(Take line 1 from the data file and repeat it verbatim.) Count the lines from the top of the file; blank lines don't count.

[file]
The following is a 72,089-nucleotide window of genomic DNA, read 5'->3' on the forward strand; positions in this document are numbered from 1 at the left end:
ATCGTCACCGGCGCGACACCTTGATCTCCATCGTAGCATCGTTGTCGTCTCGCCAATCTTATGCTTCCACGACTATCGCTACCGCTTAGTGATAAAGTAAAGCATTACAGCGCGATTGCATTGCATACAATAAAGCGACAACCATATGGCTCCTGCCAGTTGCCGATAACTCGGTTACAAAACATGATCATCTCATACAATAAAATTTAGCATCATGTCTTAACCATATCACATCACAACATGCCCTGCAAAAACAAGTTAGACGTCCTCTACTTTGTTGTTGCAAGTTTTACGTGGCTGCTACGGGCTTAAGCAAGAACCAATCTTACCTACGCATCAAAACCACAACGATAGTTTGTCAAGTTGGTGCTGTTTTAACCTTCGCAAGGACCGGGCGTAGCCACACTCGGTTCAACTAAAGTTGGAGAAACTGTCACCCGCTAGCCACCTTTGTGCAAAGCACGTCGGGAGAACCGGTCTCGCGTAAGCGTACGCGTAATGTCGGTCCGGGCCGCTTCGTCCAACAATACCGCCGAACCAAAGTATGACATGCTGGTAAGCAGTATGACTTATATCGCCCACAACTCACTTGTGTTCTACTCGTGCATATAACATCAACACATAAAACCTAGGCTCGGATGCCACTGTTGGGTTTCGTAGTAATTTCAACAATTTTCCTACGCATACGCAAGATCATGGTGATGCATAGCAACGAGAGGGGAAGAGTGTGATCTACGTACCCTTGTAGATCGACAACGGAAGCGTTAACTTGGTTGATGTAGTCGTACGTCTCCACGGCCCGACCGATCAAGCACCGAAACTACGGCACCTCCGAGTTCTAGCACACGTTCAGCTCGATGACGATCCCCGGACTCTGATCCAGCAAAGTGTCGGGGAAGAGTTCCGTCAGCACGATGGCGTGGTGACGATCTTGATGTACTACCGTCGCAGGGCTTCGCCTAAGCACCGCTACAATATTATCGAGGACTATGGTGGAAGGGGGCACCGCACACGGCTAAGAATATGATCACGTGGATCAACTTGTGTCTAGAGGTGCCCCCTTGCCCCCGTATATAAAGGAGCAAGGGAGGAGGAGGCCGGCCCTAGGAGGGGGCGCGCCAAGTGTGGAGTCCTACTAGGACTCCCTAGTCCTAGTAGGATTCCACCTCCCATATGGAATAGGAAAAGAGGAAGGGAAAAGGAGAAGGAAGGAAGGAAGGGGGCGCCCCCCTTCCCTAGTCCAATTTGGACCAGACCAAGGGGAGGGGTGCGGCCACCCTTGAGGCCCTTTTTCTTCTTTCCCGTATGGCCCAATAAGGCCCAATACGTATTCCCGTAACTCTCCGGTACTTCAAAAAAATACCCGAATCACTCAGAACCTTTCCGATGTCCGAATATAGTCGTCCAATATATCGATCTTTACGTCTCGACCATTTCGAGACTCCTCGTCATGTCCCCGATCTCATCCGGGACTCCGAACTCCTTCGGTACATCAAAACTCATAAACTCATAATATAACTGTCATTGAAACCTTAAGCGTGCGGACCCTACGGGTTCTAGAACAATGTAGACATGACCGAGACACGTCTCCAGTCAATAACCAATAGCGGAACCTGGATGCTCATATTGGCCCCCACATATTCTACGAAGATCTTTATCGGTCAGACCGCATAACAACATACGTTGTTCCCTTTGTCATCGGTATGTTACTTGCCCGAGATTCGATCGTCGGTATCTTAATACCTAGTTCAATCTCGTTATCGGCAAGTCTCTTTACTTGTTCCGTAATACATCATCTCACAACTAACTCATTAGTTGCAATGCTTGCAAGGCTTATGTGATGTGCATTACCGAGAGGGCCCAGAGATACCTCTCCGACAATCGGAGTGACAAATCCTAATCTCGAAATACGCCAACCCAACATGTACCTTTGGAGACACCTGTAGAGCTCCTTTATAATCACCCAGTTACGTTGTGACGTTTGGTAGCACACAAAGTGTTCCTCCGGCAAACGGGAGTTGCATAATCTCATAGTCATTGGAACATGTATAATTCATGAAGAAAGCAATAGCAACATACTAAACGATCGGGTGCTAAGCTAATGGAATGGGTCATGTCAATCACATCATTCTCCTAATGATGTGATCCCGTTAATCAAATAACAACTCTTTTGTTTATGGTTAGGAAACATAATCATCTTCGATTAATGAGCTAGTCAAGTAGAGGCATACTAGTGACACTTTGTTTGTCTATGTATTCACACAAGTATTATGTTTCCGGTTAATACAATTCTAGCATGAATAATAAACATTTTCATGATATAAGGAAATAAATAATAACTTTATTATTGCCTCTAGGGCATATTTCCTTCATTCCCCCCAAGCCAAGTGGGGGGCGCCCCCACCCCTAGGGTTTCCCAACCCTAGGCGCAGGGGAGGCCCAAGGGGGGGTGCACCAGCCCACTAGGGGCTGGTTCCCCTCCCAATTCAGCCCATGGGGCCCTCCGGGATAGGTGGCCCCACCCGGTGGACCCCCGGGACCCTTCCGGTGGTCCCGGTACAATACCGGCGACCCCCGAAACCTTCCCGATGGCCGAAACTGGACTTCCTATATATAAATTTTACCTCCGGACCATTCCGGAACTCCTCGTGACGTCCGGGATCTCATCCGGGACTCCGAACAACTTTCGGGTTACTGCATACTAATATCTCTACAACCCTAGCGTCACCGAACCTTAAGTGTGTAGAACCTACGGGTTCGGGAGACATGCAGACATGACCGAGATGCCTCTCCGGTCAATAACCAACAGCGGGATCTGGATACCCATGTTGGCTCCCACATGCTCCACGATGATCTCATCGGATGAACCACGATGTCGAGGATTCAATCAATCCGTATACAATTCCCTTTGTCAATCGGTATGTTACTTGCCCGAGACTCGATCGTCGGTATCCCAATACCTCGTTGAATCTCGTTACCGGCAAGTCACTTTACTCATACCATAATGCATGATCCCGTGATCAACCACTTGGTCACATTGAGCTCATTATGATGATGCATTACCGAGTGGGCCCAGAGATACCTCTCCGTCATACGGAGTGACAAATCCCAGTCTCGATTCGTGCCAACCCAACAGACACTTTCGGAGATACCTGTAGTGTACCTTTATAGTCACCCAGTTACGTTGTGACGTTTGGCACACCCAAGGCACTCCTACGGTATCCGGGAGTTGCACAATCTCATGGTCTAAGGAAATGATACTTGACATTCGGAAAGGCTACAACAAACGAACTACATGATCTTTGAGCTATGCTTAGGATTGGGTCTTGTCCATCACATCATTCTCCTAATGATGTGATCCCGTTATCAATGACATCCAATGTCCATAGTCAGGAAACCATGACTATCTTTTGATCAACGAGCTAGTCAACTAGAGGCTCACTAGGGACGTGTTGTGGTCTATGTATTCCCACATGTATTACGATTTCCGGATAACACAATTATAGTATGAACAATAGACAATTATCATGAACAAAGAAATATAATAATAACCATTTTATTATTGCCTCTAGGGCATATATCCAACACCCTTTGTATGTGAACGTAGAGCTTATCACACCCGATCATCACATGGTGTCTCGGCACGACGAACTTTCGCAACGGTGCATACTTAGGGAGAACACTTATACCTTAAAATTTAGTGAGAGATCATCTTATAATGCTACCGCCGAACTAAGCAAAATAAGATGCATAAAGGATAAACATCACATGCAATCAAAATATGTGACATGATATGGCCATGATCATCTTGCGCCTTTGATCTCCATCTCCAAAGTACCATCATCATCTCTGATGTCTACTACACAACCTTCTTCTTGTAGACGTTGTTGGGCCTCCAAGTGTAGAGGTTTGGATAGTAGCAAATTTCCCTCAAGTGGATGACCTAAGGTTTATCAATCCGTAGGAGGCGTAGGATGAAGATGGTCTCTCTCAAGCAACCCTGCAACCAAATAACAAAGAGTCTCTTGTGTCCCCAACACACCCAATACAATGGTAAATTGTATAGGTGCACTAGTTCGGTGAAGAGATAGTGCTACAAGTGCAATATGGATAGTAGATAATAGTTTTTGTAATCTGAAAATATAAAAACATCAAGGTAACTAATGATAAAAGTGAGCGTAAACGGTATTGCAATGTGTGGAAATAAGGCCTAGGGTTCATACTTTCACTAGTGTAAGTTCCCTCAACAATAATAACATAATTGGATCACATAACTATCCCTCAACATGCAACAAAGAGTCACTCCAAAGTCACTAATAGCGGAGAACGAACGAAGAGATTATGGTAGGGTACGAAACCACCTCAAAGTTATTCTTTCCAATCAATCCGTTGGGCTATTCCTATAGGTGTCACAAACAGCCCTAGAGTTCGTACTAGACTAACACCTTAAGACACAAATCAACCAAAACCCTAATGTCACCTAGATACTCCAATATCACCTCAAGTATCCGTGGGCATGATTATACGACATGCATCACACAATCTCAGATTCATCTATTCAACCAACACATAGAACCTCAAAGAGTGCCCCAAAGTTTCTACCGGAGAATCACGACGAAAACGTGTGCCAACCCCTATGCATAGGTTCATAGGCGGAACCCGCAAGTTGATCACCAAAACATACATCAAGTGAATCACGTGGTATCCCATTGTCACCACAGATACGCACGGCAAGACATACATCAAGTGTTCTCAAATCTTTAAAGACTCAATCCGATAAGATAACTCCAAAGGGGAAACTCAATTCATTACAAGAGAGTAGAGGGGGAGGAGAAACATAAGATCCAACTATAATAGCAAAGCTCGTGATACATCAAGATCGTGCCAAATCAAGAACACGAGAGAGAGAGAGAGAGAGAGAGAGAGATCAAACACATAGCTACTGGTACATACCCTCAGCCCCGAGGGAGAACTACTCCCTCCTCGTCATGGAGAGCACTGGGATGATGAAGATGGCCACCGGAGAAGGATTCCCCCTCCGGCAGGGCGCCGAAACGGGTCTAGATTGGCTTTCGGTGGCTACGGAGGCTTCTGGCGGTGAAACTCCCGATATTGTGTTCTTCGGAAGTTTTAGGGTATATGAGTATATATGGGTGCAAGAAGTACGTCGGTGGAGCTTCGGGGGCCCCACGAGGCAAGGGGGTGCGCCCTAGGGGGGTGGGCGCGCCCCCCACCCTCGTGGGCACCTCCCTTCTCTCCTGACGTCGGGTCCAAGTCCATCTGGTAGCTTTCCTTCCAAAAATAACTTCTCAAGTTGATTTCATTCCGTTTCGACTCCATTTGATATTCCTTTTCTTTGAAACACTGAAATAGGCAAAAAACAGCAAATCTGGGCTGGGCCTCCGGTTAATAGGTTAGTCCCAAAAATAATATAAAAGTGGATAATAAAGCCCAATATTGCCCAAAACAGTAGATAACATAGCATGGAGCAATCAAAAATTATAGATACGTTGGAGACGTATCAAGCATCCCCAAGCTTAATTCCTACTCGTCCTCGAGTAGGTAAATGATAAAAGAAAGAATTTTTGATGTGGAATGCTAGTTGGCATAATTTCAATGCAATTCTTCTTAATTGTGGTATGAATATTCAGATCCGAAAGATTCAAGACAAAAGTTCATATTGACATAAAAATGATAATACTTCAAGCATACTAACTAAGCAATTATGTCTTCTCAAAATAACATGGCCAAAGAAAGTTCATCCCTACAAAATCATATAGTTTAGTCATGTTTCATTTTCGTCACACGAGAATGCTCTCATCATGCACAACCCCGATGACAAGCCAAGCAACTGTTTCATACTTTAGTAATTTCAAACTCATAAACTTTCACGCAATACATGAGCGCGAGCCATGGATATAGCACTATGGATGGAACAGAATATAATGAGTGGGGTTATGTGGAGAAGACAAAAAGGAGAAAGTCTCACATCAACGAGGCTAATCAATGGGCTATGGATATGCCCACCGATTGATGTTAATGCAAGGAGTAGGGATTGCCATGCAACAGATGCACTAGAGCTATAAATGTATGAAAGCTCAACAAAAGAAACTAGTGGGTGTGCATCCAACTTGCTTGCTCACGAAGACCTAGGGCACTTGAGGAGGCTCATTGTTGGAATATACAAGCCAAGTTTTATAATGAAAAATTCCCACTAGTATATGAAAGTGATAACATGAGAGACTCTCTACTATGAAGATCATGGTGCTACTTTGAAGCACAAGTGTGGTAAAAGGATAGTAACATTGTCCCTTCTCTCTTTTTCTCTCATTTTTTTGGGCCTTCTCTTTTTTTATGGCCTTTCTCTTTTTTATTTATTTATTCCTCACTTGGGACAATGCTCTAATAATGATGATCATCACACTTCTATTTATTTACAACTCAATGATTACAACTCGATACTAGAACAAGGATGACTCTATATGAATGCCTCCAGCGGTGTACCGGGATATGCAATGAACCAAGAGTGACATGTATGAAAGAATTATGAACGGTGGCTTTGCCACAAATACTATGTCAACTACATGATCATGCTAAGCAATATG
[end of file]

The following is a 72,089-nucleotide window of genomic DNA, read 5'->3' on the forward strand; positions in this document are numbered from 1 at the left end: